I surmise that most of you reading this do not number among the top 1% income bracket. Furthermore, I gather that most of you reading this–at least in Kings and Tulare Counties here in California–identify yourselves as Republican.
I’m writing to you.
You can thank your party for the tax hike most poor and working class families–most of you–can expect to face after the Senate haphazardly passed a new tax overhaul. For their efforts in the House, you can thank Kevin McCarthy, you can thank David Valadao and you can thank Devin Nunes.
But you can’t thank either of your senators–both Democrats–because our bicameral legislature passed this tax plan along strictly partisan lines.
There will have to be a conference committee to reconcile the House and Senate versions, but the Republicans of both bodies are confident that there will be a return–finally!–to “trickle-down” economics.
Correct me if I’m wrong: Haven’t we tried this before?
This might conceivably begin to make a smattering of sense for wealthy Republicans who live in upscale enclaves. Or even for rich Republicans who live in rural areas. Like farmers. But it makes absolutely no sense for rank and file Republicans in poverty stricken Kings and Tulare Counties.
You’ve been thrown to the wolves. By your beloved Party.
Google “Stockholm syndrome” if you have access to a computer. It may be a leading reason why Kings and Tulare Counties are so deeply red.
And it makes no sense for the rest of the United States: According to the nonpartisan congressional Joint Committee on Taxation, the new bill will increase the deficit by $1 trillion over 10 years.
How do you suppose your elected Republicans will attempt to bridge this gap should they judge it accurate? Remember–your party is the “financially responsible” one.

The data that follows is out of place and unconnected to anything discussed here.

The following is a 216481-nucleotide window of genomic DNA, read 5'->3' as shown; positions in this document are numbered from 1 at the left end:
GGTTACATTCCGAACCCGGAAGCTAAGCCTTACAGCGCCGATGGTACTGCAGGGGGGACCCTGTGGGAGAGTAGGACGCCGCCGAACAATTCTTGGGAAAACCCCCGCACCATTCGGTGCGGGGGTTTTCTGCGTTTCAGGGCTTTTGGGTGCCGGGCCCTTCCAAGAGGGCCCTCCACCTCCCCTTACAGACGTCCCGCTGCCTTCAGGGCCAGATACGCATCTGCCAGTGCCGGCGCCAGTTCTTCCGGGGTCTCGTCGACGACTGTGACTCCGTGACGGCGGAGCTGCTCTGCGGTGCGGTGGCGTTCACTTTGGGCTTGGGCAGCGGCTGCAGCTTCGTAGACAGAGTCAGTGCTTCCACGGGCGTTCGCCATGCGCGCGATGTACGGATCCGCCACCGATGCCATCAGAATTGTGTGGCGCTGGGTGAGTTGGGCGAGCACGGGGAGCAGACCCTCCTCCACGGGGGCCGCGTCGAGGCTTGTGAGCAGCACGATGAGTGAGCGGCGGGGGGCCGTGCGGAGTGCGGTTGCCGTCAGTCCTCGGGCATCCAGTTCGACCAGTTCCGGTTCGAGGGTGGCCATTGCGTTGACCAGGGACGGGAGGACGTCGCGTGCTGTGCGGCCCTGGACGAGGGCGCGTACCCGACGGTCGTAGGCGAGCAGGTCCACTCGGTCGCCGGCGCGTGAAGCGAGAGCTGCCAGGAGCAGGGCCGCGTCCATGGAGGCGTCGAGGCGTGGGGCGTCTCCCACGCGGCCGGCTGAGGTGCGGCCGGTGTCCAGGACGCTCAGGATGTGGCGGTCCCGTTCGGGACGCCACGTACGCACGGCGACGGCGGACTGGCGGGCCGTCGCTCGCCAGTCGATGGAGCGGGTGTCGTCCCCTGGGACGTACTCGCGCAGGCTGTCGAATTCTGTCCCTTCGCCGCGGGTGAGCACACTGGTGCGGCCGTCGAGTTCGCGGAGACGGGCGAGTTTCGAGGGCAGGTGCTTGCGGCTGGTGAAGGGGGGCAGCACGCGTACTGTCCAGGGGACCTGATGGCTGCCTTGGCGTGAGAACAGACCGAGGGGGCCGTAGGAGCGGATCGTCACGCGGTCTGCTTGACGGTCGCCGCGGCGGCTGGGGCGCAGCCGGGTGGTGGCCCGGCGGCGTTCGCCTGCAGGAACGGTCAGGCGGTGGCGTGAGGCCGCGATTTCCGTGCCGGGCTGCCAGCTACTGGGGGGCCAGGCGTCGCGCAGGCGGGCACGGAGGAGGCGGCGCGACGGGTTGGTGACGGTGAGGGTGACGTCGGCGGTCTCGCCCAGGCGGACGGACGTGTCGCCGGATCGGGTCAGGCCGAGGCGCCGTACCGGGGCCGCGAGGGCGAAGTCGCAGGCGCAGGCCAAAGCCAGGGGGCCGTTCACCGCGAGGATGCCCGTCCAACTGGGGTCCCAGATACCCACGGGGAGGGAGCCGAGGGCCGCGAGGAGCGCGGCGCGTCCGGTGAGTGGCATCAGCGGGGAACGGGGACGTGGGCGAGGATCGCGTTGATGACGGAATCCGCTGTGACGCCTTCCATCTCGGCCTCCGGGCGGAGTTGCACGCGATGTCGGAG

I’ll tell you what I think.
First, they’ll make sure you don’t have healthcare by killing the Affordable Care Act. That’ll save a bundle–and they have, after all, been promising this for years.
They’ll raise the age at which you qualify to receive Social Security benefits while simultaneously reducing the payment you get.
Adios, welfare. Nice knowing you, WIC. Sayonara, infrastructure.
You see where this is headed, you poor–and I mean that literally–benighted Republicans?
The people you vote into office are rapaciously plundering you. They are looting the country while leaving you to hold the bag. And the bag is empty.
I recently read a biography of Jann Wenner, the founder, editor and publisher of Rolling Stone. It was as much a history of the magazine as his biography, and therefore an atlas, culturally speaking, of our last 50 years.
Here’s an excerpt from page 155: Ralph Gleason…would remark that the proof that Rolling Stone was a great idea was that it survived Wenner’s management.
I have often thought along these lines regarding our government, its checks and balances, and our chiefly two-party system.
But is the comparison an apt one?
And can we, indeed, survive the Republicans’ management?